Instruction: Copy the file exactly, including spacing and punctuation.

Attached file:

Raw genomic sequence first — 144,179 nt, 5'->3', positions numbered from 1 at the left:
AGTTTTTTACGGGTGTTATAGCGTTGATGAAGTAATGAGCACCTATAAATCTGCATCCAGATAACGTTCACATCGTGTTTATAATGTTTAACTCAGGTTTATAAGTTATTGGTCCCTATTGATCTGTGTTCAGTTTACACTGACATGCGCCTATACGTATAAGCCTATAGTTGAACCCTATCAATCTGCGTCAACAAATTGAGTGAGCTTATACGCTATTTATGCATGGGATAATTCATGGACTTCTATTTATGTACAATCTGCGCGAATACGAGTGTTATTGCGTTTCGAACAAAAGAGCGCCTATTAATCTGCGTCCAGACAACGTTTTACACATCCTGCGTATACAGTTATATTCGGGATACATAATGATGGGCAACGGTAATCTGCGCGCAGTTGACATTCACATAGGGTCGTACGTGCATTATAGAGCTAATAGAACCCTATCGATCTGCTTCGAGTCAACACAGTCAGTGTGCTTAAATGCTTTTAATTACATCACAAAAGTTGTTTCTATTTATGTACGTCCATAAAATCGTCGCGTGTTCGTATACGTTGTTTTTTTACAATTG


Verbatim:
Raw genomic sequence first — 144,179 nt, 5'->3', positions numbered from 1 at the left:
AGTTTTTTACGGGTGTTATAGCGTTGATGAAGTAATGAGCACCTATAAATCTGCATCCAGATAACGTTCACATCGTGTTTATAATGTTTAACTCAGGTTTATAAGTTATTGGTCCCTATTGATCTGTGTTCAGTTTACACTGACATGCGCCTATACGTATAAGCCTATAGTTGAACCCTATCAATCTGCGTCAACAAATTGAGTGAGCTTATACGCTATTTATGCATGGGATAATTCATGGACTTCTATTTATGTACAATCTGCGCGAATACGAGTGTTATTGCGTTTCGAACAAAAGAGCGCCTATTAATCTGCGTCCAGACAACGTTTTACACATCCTGCGTATACAGTTATATTCGGGATACATAATGATGGGCAACGGTAATCTGCGCGCAGTTGACATTCACATAGGGTCGTACGTGCATTATAGAGCTAATAGAACCCTATCGATCTGCTTCGAGTCAACACAGTCAGTGTGCTTAAATGCTTTTAATTACATCACAAAAGTTGTTTCTATTTATGTACGTCCATAAAATCGTCGCGTGTTCGTATACGTTGTTTTTTTACAATTG